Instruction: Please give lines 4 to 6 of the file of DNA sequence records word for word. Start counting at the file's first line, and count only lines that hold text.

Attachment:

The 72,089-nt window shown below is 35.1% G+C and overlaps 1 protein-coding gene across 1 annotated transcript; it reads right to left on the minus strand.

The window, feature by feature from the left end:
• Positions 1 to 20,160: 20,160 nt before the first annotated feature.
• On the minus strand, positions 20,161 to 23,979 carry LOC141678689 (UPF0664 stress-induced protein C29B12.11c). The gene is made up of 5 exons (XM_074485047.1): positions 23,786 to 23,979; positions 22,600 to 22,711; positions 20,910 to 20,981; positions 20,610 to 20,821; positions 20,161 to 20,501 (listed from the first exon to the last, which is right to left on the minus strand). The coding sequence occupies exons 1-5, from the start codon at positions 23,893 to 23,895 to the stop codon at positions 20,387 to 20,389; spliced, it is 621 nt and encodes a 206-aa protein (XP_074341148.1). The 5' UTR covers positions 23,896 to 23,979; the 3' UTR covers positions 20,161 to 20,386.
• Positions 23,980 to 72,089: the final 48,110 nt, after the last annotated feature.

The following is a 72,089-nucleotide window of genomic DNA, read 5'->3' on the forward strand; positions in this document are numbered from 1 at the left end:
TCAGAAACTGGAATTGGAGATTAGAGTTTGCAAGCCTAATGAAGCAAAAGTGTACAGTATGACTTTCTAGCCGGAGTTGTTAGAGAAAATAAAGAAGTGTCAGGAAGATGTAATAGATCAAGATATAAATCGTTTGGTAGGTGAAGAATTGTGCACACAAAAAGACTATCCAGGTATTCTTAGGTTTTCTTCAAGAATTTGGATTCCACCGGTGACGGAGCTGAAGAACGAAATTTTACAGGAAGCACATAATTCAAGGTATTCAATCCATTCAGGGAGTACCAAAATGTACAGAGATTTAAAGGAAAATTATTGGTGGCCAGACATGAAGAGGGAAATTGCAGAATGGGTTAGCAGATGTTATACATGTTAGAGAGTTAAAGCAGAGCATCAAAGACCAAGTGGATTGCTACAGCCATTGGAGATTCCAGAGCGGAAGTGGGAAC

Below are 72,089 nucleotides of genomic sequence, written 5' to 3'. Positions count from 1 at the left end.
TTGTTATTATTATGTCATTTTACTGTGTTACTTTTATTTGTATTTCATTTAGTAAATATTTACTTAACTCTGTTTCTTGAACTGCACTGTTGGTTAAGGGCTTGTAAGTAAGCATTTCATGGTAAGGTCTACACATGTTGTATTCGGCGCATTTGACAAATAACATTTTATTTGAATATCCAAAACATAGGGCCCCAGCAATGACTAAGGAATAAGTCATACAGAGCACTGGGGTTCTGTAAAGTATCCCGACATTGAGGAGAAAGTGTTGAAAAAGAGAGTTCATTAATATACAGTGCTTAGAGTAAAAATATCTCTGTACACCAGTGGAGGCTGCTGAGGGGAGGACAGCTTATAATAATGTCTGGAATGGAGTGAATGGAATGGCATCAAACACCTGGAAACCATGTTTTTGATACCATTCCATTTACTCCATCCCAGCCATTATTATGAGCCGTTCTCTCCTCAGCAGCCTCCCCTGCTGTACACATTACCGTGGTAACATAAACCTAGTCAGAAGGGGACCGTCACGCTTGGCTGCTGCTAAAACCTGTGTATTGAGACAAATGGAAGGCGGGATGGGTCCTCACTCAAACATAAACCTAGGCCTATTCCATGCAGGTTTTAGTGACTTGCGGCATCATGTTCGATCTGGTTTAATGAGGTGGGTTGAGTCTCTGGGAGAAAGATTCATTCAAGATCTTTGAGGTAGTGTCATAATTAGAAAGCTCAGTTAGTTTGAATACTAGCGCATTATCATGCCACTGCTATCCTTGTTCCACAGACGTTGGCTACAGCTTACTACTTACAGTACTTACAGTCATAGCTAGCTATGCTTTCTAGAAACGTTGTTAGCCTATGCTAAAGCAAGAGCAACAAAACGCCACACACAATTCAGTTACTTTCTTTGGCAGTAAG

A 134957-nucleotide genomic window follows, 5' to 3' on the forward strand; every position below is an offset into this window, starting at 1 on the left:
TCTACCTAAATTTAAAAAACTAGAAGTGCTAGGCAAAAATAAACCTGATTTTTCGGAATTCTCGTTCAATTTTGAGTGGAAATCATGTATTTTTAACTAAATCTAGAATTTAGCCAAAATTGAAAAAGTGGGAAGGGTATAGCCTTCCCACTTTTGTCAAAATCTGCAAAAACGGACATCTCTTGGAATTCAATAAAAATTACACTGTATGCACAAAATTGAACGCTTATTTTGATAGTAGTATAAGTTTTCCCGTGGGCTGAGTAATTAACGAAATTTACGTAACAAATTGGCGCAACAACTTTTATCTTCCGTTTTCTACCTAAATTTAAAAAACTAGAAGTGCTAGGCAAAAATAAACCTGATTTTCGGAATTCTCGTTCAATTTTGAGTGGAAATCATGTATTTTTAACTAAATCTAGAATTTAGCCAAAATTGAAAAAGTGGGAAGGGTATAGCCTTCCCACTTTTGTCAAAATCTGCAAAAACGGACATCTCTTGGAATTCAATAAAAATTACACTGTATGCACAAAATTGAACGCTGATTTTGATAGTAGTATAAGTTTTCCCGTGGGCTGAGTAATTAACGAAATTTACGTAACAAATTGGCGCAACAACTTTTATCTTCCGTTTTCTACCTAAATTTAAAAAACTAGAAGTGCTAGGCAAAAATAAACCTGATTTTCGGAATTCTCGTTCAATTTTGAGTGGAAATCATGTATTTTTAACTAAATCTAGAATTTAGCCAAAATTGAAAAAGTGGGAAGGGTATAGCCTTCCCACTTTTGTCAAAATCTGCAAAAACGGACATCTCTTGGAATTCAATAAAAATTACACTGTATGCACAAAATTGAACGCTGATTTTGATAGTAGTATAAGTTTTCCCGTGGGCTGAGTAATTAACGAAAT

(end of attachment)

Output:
• On the minus strand, positions 20,161 to 23,979 carry LOC141678689 (UPF0664 stress-induced protein C29B12.11c). The gene is made up of 5 exons (XM_074485047.1): positions 23,786 to 23,979; positions 22,600 to 22,711; positions 20,910 to 20,981; positions 20,610 to 20,821; positions 20,161 to 20,501 (listed from the first exon to the last, which is right to left on the minus strand). The coding sequence occupies exons 1-5, from the start codon at positions 23,893 to 23,895 to the stop codon at positions 20,387 to 20,389; spliced, it is 621 nt and encodes a 206-aa protein (XP_074341148.1). The 5' UTR covers positions 23,896 to 23,979; the 3' UTR covers positions 20,161 to 20,386.
• Positions 23,980 to 72,089: the final 48,110 nt, after the last annotated feature.

The following is a 72,089-nucleotide window of genomic DNA, read 5'->3' on the forward strand; positions in this document are numbered from 1 at the left end: